The reconstruction of the Ashur Temple
Since last summer, I am working part-time for the German Archaeological Institute as a research associate in a project called GlAssur. The project focuses on the Glazed Bricks in Ashur (German: Assur). I work on a reconstruction of the temple. This way, the façades of glazed bricks, that are being reassembled virtually, have a canvas to show them off. But let’s back up a little…
Mesopotamia, Ashur and the Temple
So for those who are not familiar with Ashur, the Archaeology of West Asia or even Archaeology, a short introduction. As archaeologists, we tend to specialise in certain fields. A common one is Classical Archaeology, which is (broadly speaking) concerned with the pasts of Greece and Rome. There is also Prehistory, which focuses not on certain cultures, but rather on a certain time. Prehistory usually focuses on the time before humans settled down, started farming and so on. I myself specialise in the field of ancient West Asia. That field is focused on the past of countries like Syria, Iran, Iraq, Arabia, Turkey and a couple more. If you have heard of Mesopotamia, that’s the spot! Well a bit more than that to be fair.
Ashur on the other hand was an important city of the Assyrian Empire. The empire existed roughly from the 14th century BCE to the 7th century BCE and had its peak around the 8th/7th century BCE. The name of the city was Ashur, after the city-god. Every major town in Mesopotamia had a dedicated city-god, although Mesopotamians were worshipping a lot of different gods. As you can imagine, a god usually needs a house to live in. These were the temples.
The Ashur Temple was a big one. Excavated by the German archaeologist Walter Andrae in the beginning of the 20th century CE, it featured several phases and restorations. There were older predecessors to the temple, but the one we are talking about was massive. Walter Andrae himself did create a reconstruction view of the temple (see title image). Parts of the temple façade in the temple court were decorated with images formed by glazed bricks.
The GlAssur Project
The excavations yielded over 3.000 fragments of glazed bricks. These bricks are painted and compose larger mural pictures that decorate the temple. These fragments are currently stored at the Pergamon Museum in Berlin and are getting documented, sorted and puzzled together in order to reconstruct the images from over 2.000 years ago. As a reference, the lead scientists (Anja Fügert and Helen Gries) have to work with old documentation drawings of the excavators as well as the original material.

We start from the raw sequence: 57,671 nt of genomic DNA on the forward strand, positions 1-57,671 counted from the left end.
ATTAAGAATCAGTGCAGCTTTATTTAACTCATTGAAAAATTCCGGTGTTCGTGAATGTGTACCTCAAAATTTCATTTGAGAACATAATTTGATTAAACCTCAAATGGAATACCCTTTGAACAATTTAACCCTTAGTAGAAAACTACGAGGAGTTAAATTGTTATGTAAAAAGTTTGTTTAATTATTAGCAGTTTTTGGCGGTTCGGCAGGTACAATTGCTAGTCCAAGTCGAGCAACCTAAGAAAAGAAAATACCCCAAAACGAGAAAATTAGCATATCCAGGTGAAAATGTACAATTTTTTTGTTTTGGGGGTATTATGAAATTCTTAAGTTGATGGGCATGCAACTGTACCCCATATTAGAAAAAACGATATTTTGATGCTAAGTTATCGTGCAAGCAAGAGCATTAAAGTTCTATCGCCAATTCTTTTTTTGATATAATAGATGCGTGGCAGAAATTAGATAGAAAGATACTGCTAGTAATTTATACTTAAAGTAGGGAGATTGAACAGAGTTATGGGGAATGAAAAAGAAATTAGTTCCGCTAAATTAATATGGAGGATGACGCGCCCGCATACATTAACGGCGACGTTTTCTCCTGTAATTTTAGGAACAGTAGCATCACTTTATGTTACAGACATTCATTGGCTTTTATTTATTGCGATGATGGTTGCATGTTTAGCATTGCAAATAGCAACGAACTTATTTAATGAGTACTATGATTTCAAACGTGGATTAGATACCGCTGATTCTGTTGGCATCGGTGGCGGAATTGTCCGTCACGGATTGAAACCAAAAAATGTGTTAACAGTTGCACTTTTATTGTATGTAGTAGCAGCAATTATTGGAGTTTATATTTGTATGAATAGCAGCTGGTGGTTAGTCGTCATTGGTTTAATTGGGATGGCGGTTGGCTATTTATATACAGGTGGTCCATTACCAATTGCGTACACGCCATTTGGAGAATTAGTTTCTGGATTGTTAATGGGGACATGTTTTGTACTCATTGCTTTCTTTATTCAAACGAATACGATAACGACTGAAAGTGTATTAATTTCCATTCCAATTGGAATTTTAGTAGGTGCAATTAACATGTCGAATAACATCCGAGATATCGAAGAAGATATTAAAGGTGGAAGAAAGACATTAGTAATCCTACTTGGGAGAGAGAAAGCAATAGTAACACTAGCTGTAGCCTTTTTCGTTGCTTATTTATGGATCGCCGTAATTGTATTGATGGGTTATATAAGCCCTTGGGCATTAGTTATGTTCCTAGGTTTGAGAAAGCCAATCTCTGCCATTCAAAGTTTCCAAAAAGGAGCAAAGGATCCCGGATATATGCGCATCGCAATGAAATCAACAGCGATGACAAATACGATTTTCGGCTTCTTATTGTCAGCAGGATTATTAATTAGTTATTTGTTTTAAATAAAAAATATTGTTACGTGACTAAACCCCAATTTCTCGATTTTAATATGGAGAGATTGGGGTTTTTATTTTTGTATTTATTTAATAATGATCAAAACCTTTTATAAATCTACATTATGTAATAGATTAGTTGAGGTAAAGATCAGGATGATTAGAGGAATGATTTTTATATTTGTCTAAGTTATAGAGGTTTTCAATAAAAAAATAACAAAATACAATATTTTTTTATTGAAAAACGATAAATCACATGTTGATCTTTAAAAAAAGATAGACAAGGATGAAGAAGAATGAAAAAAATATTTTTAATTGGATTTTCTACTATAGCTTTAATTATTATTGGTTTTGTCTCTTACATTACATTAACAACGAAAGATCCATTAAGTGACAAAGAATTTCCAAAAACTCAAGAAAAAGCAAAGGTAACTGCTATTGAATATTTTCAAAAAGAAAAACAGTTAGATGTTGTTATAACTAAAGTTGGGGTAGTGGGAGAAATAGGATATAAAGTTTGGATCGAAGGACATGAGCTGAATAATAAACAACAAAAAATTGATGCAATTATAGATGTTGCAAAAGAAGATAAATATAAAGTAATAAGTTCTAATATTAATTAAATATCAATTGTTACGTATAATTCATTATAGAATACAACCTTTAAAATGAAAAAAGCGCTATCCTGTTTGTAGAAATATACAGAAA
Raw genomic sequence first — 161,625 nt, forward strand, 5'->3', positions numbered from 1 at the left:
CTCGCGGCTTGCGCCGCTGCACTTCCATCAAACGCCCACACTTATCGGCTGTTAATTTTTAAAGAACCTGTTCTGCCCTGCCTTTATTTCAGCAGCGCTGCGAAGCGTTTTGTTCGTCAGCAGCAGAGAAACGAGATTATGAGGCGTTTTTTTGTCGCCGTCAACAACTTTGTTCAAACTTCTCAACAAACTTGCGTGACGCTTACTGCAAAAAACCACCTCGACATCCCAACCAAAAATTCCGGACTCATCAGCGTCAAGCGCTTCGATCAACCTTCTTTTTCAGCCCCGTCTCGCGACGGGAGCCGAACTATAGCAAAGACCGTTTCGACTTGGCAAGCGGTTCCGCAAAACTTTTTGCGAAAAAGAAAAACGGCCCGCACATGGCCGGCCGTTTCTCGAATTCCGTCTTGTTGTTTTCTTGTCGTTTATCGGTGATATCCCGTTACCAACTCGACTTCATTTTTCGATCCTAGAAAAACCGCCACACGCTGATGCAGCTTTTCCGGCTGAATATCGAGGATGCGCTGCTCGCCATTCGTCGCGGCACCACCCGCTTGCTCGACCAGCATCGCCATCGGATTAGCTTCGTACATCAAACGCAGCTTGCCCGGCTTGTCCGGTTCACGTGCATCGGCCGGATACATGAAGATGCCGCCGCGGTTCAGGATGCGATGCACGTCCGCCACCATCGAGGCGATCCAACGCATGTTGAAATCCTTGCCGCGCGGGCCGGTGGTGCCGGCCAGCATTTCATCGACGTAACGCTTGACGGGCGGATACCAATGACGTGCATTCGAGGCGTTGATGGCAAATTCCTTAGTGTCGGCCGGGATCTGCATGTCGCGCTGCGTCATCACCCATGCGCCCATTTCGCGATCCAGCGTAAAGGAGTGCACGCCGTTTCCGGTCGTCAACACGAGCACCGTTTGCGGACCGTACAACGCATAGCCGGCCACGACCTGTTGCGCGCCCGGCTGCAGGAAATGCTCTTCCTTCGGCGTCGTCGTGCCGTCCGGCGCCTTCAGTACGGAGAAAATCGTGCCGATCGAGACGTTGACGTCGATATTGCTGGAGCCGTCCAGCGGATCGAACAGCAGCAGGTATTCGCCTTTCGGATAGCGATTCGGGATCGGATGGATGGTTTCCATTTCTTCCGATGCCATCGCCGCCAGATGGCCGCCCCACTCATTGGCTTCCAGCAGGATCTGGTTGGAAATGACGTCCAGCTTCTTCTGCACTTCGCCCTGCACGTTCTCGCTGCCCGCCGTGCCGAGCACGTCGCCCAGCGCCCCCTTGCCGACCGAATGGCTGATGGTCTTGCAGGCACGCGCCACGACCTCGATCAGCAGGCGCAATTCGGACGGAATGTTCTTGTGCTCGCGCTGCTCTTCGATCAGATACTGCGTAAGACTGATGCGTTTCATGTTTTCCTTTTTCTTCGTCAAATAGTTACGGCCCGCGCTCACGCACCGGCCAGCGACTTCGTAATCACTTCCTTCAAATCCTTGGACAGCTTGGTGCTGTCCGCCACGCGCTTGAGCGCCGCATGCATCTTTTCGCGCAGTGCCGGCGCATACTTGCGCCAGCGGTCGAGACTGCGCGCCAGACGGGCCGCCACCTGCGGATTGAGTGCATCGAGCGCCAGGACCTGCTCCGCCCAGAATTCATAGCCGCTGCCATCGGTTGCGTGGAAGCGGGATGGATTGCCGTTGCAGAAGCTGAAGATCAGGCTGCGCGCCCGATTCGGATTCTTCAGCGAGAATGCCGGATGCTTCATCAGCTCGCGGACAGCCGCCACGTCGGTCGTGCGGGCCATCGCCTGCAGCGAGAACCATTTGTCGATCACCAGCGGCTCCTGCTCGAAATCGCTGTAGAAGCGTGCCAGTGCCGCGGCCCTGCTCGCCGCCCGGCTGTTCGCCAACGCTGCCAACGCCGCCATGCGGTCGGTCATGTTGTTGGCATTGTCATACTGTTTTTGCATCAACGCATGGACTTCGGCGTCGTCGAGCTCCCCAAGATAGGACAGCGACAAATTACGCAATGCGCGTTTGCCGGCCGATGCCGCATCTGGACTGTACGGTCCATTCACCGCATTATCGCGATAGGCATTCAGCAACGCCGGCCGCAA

Reassembling the fragments of bricks is a huge amount of work and they are at it for a long time. In order to show these glazed bricks in context, they decided to hire me to create a virtual reconstruction of the temple. This way, I can put the reassembled bricks on the reconstruction to show them in their former glory. Not an easy task as these image are not complete and need a lot of work.
The reconstruction of the Ashur Temple
The reconstruction of the architecture however, is the first step. I use a 3D software for that. I base the reconstruction on the excavation plans and closely discus every decision with the project leaders. Step by step, the ancient temple will come to life. I already begun the process, but can’t share any pictures at this point. When finished though, I will. When the reconstruction is roughly done, I will put the friezes back on the temple walls to show them in their original position (as far as we can reconstruct that).
The point of this work is to create material for wider communication. For a long time, archaeology (and other sciences) did not respect the interest of the non-academic community. A process that started very slowly at the beginning of the 20th century, has lead to today, where we see more and more sciences communicated properly. Communication however does not mean to write an article about it, but rather finding ways of communication that resonates with everyone. In my opinion, virtual reconstructions of ancient architecture are the best way to do so. Everyone can understand them (when done properly) and they help to communicate so much more than what they depict on first sight.